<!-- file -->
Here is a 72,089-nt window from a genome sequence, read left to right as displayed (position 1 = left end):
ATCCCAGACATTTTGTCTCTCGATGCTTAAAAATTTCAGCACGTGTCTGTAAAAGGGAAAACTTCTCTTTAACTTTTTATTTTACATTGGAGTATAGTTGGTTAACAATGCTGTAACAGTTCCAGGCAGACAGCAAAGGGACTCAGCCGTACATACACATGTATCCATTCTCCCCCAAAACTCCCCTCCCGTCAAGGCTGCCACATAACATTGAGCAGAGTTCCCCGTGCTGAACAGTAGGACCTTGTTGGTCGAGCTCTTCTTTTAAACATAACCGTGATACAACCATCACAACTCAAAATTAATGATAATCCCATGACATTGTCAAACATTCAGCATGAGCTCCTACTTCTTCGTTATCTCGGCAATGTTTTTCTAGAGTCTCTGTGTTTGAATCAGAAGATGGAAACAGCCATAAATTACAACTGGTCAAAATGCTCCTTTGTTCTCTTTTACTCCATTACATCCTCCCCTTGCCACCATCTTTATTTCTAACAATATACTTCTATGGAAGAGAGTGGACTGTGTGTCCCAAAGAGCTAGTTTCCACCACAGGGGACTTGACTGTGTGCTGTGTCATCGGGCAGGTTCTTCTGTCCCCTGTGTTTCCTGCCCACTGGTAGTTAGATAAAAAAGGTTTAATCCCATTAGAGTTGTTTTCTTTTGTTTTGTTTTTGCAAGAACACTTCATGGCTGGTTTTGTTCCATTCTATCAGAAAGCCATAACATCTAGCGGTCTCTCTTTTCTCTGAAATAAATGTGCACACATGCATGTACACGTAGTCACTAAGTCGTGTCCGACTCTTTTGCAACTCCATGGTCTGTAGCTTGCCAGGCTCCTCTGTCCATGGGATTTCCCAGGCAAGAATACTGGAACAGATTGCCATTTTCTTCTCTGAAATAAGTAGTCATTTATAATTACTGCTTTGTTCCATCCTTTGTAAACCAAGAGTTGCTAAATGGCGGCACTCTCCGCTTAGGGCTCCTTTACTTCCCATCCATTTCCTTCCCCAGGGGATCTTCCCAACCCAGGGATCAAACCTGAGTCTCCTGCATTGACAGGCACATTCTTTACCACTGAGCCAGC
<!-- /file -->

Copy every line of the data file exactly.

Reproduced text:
Here is a 72,089-nt window from a genome sequence, read left to right as displayed (position 1 = left end):
ATCCCAGACATTTTGTCTCTCGATGCTTAAAAATTTCAGCACGTGTCTGTAAAAGGGAAAACTTCTCTTTAACTTTTTATTTTACATTGGAGTATAGTTGGTTAACAATGCTGTAACAGTTCCAGGCAGACAGCAAAGGGACTCAGCCGTACATACACATGTATCCATTCTCCCCCAAAACTCCCCTCCCGTCAAGGCTGCCACATAACATTGAGCAGAGTTCCCCGTGCTGAACAGTAGGACCTTGTTGGTCGAGCTCTTCTTTTAAACATAACCGTGATACAACCATCACAACTCAAAATTAATGATAATCCCATGACATTGTCAAACATTCAGCATGAGCTCCTACTTCTTCGTTATCTCGGCAATGTTTTTCTAGAGTCTCTGTGTTTGAATCAGAAGATGGAAACAGCCATAAATTACAACTGGTCAAAATGCTCCTTTGTTCTCTTTTACTCCATTACATCCTCCCCTTGCCACCATCTTTATTTCTAACAATATACTTCTATGGAAGAGAGTGGACTGTGTGTCCCAAAGAGCTAGTTTCCACCACAGGGGACTTGACTGTGTGCTGTGTCATCGGGCAGGTTCTTCTGTCCCCTGTGTTTCCTGCCCACTGGTAGTTAGATAAAAAAGGTTTAATCCCATTAGAGTTGTTTTCTTTTGTTTTGTTTTTGCAAGAACACTTCATGGCTGGTTTTGTTCCATTCTATCAGAAAGCCATAACATCTAGCGGTCTCTCTTTTCTCTGAAATAAATGTGCACACATGCATGTACACGTAGTCACTAAGTCGTGTCCGACTCTTTTGCAACTCCATGGTCTGTAGCTTGCCAGGCTCCTCTGTCCATGGGATTTCCCAGGCAAGAATACTGGAACAGATTGCCATTTTCTTCTCTGAAATAAGTAGTCATTTATAATTACTGCTTTGTTCCATCCTTTGTAAACCAAGAGTTGCTAAATGGCGGCACTCTCCGCTTAGGGCTCCTTTACTTCCCATCCATTTCCTTCCCCAGGGGATCTTCCCAACCCAGGGATCAAACCTGAGTCTCCTGCATTGACAGGCACATTCTTTACCACTGAGCCAGC